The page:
Twin Metals plan for exploratory drilling in northern Minnesota approved by DNR

A mining company was recently given the green light to move forward with drilling exploratory borings in an area of the Superior National Forest connected to the watershed of the Boundary Waters Canoe Area (BWCA).

Franconia Minerals LLC, a subsidiary of Twin Metals Minnesota LLC, which is owned by Chilean mining company Antofagasta PLC, submitted an exploration plan for metallic minerals to the Minnesota Department of Natural Resources (DNR) in September.

Franconia’s now-approved proposal includes utilizing diamond drilling exploratory borings at six drill sites within their leased boundary — half of which will be located within the drainage of Birch Lake and the other half along the shoreline of Birch Lake in the Rainy River-Headwaters watershed, according to the exploration plan.

Birch Lake drains into the Kawishiwi River and connects with the BWCA less than 30 miles away in addition to surface water in the Rainy River-Headwater that drains into the BWCA, said Erik Evans, a spokesperson for the DNR.

Franconia also plans to use two drill pads that were not required to be in the plan because they don’t involve leased state minerals or state surface lands. The surface and mineral ownership of those two pads are private, Evans said.

At each drill pad, Franconia will potentially use multiple borings in an effort to limit surface disturbance, according to the exploration plan.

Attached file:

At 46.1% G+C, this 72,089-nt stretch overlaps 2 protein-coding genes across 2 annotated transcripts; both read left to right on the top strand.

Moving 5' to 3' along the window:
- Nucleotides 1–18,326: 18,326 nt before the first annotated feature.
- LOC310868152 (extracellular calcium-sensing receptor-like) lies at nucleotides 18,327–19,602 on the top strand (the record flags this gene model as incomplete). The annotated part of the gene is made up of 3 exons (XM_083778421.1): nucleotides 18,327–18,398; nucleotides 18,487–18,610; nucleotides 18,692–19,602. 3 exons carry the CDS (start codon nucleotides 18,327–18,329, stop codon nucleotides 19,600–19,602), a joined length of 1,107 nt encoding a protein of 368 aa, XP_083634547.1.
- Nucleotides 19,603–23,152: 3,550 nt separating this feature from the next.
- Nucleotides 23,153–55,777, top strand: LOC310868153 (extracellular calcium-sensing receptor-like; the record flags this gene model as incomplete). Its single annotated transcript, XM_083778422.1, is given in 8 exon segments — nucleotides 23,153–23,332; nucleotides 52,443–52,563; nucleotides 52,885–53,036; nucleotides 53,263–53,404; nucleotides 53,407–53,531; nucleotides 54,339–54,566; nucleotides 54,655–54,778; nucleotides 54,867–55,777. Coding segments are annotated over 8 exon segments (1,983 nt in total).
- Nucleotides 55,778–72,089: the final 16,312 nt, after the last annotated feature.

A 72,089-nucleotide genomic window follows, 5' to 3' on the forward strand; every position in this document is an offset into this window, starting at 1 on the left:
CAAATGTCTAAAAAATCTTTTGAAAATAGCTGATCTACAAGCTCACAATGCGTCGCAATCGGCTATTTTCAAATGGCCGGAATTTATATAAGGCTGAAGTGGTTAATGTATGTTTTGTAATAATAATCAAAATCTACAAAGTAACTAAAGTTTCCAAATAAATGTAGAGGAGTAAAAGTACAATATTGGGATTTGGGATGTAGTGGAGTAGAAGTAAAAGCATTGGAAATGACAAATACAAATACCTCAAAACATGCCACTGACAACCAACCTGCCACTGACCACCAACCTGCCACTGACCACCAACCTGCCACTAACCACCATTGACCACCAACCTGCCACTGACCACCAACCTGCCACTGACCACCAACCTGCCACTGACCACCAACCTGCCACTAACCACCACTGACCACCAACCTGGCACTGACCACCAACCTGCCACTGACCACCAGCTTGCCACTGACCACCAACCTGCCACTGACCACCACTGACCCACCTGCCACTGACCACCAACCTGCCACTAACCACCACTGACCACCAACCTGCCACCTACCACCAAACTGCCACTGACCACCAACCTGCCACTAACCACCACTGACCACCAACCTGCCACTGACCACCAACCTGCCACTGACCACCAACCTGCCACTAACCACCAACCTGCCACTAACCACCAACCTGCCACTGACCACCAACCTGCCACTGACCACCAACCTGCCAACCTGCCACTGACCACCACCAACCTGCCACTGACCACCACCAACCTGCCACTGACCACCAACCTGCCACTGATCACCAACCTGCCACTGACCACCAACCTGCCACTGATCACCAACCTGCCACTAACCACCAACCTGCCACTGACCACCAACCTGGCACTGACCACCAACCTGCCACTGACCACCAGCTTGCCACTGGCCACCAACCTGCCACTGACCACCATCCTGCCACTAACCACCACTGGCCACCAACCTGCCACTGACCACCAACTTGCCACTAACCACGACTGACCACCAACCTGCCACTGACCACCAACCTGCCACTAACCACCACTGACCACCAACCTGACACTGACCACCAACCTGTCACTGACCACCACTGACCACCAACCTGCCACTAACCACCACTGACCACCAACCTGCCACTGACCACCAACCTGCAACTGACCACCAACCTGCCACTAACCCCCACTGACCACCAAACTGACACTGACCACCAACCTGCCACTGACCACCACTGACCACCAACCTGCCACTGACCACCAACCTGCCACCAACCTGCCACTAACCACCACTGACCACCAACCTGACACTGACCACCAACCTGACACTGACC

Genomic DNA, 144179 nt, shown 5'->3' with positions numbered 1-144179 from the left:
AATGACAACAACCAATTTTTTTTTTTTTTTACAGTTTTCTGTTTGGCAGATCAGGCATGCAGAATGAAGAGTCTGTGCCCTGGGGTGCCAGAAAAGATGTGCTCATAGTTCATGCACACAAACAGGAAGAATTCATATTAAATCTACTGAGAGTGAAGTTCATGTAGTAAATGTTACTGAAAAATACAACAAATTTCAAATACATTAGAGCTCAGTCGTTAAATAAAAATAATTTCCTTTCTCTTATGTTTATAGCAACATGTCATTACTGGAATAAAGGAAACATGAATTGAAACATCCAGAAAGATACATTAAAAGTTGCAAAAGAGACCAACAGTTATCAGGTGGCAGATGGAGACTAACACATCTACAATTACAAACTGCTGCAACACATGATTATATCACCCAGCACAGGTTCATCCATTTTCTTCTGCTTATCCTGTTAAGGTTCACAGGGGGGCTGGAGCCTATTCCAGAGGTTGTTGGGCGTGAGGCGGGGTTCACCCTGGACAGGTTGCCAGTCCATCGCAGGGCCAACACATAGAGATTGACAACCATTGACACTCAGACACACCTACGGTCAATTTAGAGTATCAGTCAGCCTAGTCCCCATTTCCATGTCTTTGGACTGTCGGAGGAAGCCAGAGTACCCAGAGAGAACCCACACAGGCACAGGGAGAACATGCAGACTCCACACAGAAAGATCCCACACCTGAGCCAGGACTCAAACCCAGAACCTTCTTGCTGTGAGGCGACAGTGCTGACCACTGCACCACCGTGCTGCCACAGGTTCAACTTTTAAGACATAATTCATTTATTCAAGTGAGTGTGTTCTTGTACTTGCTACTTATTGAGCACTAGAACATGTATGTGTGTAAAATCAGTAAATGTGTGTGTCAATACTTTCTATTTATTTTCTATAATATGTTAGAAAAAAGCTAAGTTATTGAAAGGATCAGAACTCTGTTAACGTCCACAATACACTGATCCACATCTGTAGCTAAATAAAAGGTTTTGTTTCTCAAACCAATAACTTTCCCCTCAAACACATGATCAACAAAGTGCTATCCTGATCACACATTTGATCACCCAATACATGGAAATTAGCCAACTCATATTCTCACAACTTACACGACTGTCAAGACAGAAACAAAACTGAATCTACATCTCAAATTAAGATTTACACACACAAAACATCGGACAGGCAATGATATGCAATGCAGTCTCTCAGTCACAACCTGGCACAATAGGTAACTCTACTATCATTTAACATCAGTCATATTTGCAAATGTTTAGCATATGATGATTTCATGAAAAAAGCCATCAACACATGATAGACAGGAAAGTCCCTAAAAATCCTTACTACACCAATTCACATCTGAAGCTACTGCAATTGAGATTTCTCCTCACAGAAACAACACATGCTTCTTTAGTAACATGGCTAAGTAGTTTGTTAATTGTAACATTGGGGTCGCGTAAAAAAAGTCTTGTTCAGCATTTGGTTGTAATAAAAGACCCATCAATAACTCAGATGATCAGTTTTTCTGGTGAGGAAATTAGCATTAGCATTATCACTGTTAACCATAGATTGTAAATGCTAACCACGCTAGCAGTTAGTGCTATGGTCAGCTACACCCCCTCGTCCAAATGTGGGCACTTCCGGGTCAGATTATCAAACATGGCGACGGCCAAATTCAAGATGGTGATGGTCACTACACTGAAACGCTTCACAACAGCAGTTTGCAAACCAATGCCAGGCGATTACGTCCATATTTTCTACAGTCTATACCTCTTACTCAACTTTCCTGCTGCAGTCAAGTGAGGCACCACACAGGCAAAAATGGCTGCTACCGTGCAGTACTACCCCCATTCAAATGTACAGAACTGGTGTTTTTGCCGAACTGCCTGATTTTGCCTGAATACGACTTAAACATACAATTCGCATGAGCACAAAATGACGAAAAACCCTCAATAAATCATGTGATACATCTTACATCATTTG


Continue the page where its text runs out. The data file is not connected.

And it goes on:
DNR Summary Report for Franconia Minerals (US) LLC Plan (Courtesy: Department of Natural Resources)

The DNR approved Franconia’s exploration plan on Oct. 30, with several stipulations and recommendations.

In a letter to Dean DeBeltz, Vice President of External Relations and Project Operations at Twin Metals, the DNR listed several conditions of the approval, including:

  • Ensure the drilling contractors’ water intake equipment is disinfected before use, and between each use when moving between different bodies of water.
  • Excess chlorinated water from tanks used during drilling must be emptied on higher land where the water cannot drain into wetlands, bodies of water, or water-filled ditches.
  • Remove all materials and waste from public water after use. Franconia is responsible for repairing any site degradation.
  • Franconia is solely responsible for gaining access to lands not administered by the DNR.
  • All drilling fluids must be contained. Recirculation pits, which collect chemicals and waste, are not permitted in wetlands.
  • Due to the presence of two threatened plant species near the proposed drilling site, Franconia must not disturb the ground, clear trees, or store equipment outside of the surveyed areas.
  • Use equipment to minimize sound at each drill site.
  • Reduce light impacts by shielding light sources and directing them down.
  • Replace any barriers to motorized vehicles removed during the exploration activity.
  • Ensure that all brushing and mowing activities don’t impact the existing flow of water at culverts, ditches, and natural drainages.

The threatened species mentioned in the DNR’s letter are Franklin’s phacelia and the blunt-lobed grape-fern — two plants that prefer moist, wet growing environments, according to the DNR. Threatened species are not yet considered endangered, but officials believe the species is likely to become endangered in the near future.